Edition 1493
22 September 2018
Edition: 1493

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Portugal could lose up to 2.5% of GDP' in trade war

by TPN/Lusa, in Business · 22-06-2018 10:38:00 · 0 Comments

A trade war could see Portugal lose between 0.7% and 2.5% of its gross domestic product in three years, depending on whether it is restricted to the US and its main trading partners or becomes global, the Bank of Portugal (BdP) estimated in a document released on Thursday.

Portugal could lose up to 2.5% of GDP' in trade war

 

"Since Portugal is a relatively open economy, the reduction in activity and trade at the global level has an adverse effect on the Portuguese economy," the institution warned in its latest Economic Bulletin.

 

In the bulletin, the Bank takes into account two scenarios: one with a limited trade war, in which there is an escalation of trade tensions between the US and all its trading partners, and the other a wider trade war, on a global scale, in wich all countries impose additional tariffs on others.

 

Both scenarios imply an increase in export prices of some 10%, although in the limited case they would be applied to the US and its trading partners (above all Mexico, Canada, China and the European Union) while in the global case the increase in prices would be general.

 

While the probability of a trade war is "debatable", according to the bank, it states that that of a limited one is "clearly higher" than that of a global one.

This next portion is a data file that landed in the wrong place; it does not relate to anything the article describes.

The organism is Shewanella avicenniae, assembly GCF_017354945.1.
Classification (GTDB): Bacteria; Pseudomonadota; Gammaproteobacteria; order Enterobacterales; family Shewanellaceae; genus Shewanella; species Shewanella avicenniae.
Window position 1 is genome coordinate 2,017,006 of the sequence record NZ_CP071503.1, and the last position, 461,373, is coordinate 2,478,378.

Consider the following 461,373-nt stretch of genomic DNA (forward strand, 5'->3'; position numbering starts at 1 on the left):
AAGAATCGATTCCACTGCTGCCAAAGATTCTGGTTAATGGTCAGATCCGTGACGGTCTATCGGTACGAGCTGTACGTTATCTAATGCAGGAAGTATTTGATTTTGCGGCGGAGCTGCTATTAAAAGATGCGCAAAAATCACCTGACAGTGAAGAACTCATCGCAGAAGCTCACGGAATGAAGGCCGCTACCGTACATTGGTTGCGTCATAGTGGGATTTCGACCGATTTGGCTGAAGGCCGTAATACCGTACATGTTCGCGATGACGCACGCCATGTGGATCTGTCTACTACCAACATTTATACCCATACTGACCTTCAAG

As for Portugal, in the limited scenario, the Bank estimates that the country would see a reduction of economic activity of 0.7% over three years, with consumer prices rising 0.4%. In the more sever case, the impact on GDP would be 2.5%, with an estimated cumulativm,e impact on prices of 1.4%.

 

The figures are being released at a time when "the risks of greater protectionism ... has been increasing, driven to a great extent by the rhetoric and recent actions of the US, as well as by the threats of retaliation by its trade partners," the Bank notes.

 

It argues that "the imposition of barriers to imports reduces the well-being of society and encourages an inefficient allocation of resources, [so] constituting an inadequate response to the challenges posed by international trade."

 

The US recently announced an increase in tariffs on imports of steel and aluminium from several major trading partners, including the EU (25% on steel and 10% on aluminium). In response, the EU is to impose a 25% rates on some products imported fomr the US from Friday.

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Edition 1493
22 September 2018
Edition: 1493

Read this week's issue online exactly as it appears in print.

Twitter

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